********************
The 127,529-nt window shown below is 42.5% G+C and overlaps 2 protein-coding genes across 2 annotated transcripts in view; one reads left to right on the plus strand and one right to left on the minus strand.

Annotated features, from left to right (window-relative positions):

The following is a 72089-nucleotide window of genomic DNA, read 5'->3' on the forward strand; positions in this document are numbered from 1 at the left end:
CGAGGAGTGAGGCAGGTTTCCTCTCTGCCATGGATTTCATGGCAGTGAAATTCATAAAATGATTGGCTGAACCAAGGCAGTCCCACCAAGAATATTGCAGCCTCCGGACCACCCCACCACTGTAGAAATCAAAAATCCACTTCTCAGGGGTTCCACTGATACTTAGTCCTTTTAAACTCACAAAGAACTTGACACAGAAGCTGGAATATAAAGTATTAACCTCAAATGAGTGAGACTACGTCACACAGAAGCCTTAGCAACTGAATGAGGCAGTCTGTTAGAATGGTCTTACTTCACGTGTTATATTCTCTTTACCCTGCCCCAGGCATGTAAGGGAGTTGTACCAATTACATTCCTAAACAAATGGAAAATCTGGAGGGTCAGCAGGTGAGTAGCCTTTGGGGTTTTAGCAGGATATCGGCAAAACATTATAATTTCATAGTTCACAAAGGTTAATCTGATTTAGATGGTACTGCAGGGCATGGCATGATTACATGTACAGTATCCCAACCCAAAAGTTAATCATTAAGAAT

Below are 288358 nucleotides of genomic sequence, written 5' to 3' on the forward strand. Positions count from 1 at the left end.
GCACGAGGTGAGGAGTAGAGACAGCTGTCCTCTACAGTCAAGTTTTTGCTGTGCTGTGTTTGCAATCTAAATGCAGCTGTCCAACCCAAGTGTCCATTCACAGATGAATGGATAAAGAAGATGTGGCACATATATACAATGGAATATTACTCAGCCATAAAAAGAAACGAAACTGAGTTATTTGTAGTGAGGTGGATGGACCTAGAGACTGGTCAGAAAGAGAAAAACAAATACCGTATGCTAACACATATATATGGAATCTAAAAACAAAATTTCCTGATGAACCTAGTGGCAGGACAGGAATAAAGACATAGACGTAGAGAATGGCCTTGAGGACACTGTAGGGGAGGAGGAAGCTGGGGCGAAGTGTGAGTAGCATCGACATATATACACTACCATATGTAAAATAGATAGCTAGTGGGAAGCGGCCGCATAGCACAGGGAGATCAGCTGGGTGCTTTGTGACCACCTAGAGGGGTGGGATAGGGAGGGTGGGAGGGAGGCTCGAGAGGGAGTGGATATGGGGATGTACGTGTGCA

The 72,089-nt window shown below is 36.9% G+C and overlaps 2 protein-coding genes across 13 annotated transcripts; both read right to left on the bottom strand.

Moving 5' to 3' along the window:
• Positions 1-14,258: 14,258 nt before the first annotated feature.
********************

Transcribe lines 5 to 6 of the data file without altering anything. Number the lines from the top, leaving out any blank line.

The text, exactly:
Below are 288358 nucleotides of genomic sequence, written 5' to 3' on the forward strand. Positions count from 1 at the left end.
GCACGAGGTGAGGAGTAGAGACAGCTGTCCTCTACAGTCAAGTTTTTGCTGTGCTGTGTTTGCAATCTAAATGCAGCTGTCCAACCCAAGTGTCCATTCACAGATGAATGGATAAAGAAGATGTGGCACATATATACAATGGAATATTACTCAGCCATAAAAAGAAACGAAACTGAGTTATTTGTAGTGAGGTGGATGGACCTAGAGACTGGTCAGAAAGAGAAAAACAAATACCGTATGCTAACACATATATATGGAATCTAAAAACAAAATTTCCTGATGAACCTAGTGGCAGGACAGGAATAAAGACATAGACGTAGAGAATGGCCTTGAGGACACTGTAGGGGAGGAGGAAGCTGGGGCGAAGTGTGAGTAGCATCGACATATATACACTACCATATGTAAAATAGATAGCTAGTGGGAAGCGGCCGCATAGCACAGGGAGATCAGCTGGGTGCTTTGTGACCACCTAGAGGGGTGGGATAGGGAGGGTGGGAGGGAGGCTCGAGAGGGAGTGGATATGGGGATGTACGTGTGCA